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Mascots Meet 3D Printing: Engineer Makes Supersized Rings for NBA Champs

November 11, 2019

Mascots Meet 3D Printing: Engineer Makes Supersized Rings for NBA Champs

Jacob Mostoller has two passions that, at first glance, don’t have much to do with each other.

A mechanical engineer by training, Mostoller spends much of his workday as a ringtail cat. To fans of the  Texas Stars, Mostoller is better known as  Ringo the Ringtail, the self-proclaimed furriest and funniest mascot in hockey and two-time Best Mascot in the AHL.

Meanwhile, as founder of Engineered 2 Entertain, Mostoller leverages his knowledge of 3D printing to help other mascots celebrate their teams, and themselves, in a super-sized way. He’s made a name for himself, designing, printing and selling jumbo-sized props like sunglasses, headphones and jewelry.

Ringo Ringtail“The inspiration hit me like a brick wall in June 2016,” Mostoller says. “I worked within the sports community during a time when Cleveland, Ohio was the epicenter of the sports world, and as an engineer I recognized an opportunity."

Mostoller found his calling as a professional sports mascot while attending Cleveland State University, where he brought the Vikings’ mascot, Magnus, to life for years. Three weeks after he graduated with his mechanical engineering degree, the Cleveland Cavaliers won the NBA Championship and the city was swept up by euphoric celebrations.

“I thought what better way for sports mascots to celebrate the spoils of victory than to wear their very own jumbo-sized championship rings. And what better way to make it in only a few short days than to 3D print it,” he says.

Mostoller made his first three rings at the Cleveland Public Library with a MakerGear M2. Those first rings were an instant hit and helped launch Mostoller’s company, Engineered 2 Entertain. Over the years, he has made mascot props for countless customers including the Philadelphia Eagles, the Chicago White Sox and the Mascot Hall of Fame.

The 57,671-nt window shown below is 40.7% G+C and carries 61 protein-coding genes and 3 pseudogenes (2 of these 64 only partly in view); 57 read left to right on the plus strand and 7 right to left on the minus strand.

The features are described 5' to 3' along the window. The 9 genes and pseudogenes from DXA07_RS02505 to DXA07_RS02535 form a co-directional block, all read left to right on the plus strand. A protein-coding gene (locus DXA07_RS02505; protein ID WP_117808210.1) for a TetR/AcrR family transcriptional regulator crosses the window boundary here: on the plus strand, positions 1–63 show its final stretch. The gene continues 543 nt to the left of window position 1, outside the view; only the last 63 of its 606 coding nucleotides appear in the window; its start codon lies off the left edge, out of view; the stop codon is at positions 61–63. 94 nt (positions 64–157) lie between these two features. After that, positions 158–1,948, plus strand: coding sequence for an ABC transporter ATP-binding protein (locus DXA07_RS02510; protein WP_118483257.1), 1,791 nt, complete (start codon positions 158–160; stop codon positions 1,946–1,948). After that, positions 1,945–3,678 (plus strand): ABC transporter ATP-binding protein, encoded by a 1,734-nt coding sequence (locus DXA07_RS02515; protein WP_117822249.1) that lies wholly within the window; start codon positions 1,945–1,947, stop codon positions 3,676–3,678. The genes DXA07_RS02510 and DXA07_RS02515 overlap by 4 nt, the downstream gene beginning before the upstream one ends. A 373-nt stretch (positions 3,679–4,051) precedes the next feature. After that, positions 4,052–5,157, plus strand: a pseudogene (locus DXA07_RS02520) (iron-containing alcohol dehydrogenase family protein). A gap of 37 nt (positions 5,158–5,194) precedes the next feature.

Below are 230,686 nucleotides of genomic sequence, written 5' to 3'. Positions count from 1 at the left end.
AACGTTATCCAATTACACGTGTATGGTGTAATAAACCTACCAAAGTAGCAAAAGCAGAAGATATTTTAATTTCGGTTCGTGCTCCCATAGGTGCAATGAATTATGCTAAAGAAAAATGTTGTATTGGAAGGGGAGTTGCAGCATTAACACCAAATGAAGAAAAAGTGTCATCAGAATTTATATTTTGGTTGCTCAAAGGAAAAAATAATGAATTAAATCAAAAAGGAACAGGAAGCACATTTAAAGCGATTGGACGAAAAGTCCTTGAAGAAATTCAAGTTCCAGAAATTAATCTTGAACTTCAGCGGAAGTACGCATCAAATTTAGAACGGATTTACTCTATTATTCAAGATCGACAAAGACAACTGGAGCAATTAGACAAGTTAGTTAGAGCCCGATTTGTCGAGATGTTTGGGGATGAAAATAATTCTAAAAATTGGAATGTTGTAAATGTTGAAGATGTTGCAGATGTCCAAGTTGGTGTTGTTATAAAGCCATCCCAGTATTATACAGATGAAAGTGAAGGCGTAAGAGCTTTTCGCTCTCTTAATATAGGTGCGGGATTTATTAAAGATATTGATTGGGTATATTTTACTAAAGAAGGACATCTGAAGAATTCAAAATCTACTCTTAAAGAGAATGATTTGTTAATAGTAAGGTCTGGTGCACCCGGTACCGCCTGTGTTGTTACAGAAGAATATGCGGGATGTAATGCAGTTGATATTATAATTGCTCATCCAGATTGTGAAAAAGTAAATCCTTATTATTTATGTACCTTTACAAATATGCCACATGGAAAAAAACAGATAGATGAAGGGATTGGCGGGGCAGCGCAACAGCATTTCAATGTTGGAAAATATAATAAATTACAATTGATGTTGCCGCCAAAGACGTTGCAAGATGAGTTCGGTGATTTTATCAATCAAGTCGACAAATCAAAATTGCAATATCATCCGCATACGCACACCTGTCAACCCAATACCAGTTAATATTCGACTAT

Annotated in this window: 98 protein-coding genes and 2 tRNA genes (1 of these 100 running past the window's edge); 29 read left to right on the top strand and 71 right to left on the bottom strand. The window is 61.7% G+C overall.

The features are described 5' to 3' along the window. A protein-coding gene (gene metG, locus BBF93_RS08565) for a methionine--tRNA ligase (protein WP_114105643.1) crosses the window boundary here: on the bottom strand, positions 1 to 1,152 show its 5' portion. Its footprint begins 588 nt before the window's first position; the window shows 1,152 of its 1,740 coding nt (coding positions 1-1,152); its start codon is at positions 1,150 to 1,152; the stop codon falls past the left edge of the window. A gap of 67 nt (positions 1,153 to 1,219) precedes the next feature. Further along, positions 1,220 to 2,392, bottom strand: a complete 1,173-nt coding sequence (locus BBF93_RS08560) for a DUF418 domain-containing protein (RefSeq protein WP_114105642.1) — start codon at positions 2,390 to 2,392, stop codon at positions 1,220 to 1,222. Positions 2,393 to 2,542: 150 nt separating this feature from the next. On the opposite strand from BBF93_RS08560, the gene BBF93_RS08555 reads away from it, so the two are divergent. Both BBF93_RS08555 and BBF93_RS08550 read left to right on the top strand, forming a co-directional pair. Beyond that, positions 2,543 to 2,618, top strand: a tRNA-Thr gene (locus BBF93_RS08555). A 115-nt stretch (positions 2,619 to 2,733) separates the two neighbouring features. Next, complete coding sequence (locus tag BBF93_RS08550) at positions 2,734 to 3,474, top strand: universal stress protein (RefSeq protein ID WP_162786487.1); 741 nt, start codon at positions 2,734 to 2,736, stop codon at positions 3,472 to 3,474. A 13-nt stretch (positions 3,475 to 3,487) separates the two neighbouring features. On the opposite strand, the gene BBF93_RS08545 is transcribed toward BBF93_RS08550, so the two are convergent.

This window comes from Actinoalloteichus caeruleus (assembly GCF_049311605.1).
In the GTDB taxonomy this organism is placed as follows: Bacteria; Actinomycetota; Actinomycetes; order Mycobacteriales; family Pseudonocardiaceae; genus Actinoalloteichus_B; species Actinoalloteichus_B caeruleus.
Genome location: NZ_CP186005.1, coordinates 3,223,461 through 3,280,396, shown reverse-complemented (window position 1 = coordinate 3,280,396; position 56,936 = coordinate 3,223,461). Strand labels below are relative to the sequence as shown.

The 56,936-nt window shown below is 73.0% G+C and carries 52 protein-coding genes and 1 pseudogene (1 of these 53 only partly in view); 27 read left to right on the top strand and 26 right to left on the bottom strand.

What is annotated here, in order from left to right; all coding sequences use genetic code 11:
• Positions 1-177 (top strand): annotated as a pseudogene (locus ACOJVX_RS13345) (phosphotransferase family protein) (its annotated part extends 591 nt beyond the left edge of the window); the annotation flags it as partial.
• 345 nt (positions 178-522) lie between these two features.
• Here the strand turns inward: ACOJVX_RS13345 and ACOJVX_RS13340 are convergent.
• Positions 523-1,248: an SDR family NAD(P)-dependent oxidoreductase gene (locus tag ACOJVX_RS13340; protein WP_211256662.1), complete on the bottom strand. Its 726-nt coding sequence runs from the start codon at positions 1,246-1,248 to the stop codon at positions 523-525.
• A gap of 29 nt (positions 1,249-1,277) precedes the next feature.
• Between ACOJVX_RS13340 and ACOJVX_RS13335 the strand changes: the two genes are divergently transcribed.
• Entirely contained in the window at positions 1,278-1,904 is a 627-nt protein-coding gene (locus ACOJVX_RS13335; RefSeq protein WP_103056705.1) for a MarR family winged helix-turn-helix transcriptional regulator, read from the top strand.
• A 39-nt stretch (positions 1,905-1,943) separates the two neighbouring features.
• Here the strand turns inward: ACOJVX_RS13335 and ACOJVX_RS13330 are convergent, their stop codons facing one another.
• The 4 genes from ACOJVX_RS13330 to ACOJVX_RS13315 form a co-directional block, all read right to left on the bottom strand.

Most recently, Mostoller worked with the Toronto Raptors in recreating their 2019 NBA Championship ring. It was presented to their mascot, The Raptor, at the team’s official ring ceremony at the beginning of the season.

The RaptorDue to the complexity of the ring, Mostoller split it into parts and ran multiple printers to meet the opening night deadline. He used his MakerGear M3-ID to make the ring’s body and the top band with the players’ numbers. He also printed a wooden case with Hatchbox wood filament and PLA on his M2.

“The Raptors requested three identical rings,” Mostoller says.

“The M3-ID duplication mode helped recreate the base of the rings in half the time it would normally take.

The intricate details of the rim with the numbers required dissolvable PVA supports, so it was great to have the M3’s independent dual heads.

All of the pieces were finished in only a few days, and the rest of the work was sanding, painting and adding the Swarovski crystals.”

Mostoller says his MakerGear 3D printers have had a tremendous impact on his business. He has been able to count on high-quality, precision prints every time.

“When I first got into 3D printing, I made the mistake of buying cheap. I was constantly plagued by inconsistent print quality and having to make repairs,” he says. It was not until I came across MakerGear that my company was able to reach new heights.”


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